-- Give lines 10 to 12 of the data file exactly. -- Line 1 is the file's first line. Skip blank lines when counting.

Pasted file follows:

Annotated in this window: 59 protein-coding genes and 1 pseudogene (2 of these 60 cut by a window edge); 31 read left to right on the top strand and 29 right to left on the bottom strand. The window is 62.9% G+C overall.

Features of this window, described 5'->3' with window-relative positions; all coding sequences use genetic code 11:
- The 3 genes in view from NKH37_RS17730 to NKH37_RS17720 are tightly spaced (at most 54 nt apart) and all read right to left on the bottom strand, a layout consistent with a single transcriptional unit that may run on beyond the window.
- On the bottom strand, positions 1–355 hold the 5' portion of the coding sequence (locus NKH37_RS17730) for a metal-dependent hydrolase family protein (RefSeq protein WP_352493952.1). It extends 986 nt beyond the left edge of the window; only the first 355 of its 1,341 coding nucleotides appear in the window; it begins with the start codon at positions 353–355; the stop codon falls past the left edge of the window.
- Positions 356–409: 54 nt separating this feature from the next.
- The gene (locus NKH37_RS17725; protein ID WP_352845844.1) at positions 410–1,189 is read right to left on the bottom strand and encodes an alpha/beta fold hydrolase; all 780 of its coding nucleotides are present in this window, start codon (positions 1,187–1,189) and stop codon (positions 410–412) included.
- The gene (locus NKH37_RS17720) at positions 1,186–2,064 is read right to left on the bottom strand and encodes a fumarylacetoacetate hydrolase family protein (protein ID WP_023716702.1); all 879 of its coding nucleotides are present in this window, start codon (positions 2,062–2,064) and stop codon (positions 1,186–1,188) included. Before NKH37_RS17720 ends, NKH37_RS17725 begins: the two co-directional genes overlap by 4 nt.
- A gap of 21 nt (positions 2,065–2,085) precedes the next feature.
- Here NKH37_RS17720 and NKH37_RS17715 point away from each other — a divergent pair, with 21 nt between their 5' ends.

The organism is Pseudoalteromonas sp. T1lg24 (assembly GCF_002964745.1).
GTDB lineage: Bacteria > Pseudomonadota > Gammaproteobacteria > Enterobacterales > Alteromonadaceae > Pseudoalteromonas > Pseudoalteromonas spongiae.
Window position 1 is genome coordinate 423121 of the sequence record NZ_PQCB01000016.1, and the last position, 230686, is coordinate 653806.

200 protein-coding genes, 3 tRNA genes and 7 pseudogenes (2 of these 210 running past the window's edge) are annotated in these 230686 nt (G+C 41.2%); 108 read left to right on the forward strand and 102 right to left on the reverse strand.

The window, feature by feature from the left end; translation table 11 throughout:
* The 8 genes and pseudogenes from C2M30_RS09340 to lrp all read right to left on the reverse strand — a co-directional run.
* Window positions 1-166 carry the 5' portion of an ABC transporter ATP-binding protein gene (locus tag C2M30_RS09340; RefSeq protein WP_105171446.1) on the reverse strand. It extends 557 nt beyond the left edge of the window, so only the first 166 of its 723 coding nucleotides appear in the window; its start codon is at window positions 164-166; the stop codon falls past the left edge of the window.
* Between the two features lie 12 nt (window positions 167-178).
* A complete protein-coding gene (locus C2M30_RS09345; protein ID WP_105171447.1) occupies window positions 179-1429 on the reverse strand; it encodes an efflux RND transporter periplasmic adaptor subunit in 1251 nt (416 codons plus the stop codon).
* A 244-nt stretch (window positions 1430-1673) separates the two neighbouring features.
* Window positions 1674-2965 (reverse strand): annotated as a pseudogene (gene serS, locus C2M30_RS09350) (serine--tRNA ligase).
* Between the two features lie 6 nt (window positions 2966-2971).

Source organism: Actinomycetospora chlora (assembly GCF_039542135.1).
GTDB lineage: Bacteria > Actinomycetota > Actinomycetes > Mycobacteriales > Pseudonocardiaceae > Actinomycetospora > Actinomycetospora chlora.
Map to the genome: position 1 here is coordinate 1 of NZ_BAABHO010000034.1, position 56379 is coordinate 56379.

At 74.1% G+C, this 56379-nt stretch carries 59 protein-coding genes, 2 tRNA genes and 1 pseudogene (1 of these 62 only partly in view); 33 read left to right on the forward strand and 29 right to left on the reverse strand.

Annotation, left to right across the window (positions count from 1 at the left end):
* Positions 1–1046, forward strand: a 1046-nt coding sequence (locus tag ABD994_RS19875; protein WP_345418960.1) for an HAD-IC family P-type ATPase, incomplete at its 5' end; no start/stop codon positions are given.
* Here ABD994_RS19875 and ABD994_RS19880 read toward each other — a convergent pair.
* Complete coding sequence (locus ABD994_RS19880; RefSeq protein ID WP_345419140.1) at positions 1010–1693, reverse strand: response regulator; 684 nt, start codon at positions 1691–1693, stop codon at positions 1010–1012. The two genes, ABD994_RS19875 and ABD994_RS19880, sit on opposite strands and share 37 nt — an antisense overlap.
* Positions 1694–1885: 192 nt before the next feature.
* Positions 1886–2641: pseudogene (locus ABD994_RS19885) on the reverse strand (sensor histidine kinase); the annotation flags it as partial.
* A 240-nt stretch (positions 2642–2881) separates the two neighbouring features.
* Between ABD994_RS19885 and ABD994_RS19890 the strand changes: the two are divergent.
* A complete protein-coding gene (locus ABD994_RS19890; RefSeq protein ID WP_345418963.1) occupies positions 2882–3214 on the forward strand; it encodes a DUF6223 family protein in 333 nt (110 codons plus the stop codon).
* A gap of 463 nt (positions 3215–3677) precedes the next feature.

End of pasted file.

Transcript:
The organism is Pseudoalteromonas sp. T1lg24 (assembly GCF_002964745.1).
GTDB lineage: Bacteria > Pseudomonadota > Gammaproteobacteria > Enterobacterales > Alteromonadaceae > Pseudoalteromonas > Pseudoalteromonas spongiae.
Window position 1 is genome coordinate 423121 of the sequence record NZ_PQCB01000016.1, and the last position, 230686, is coordinate 653806.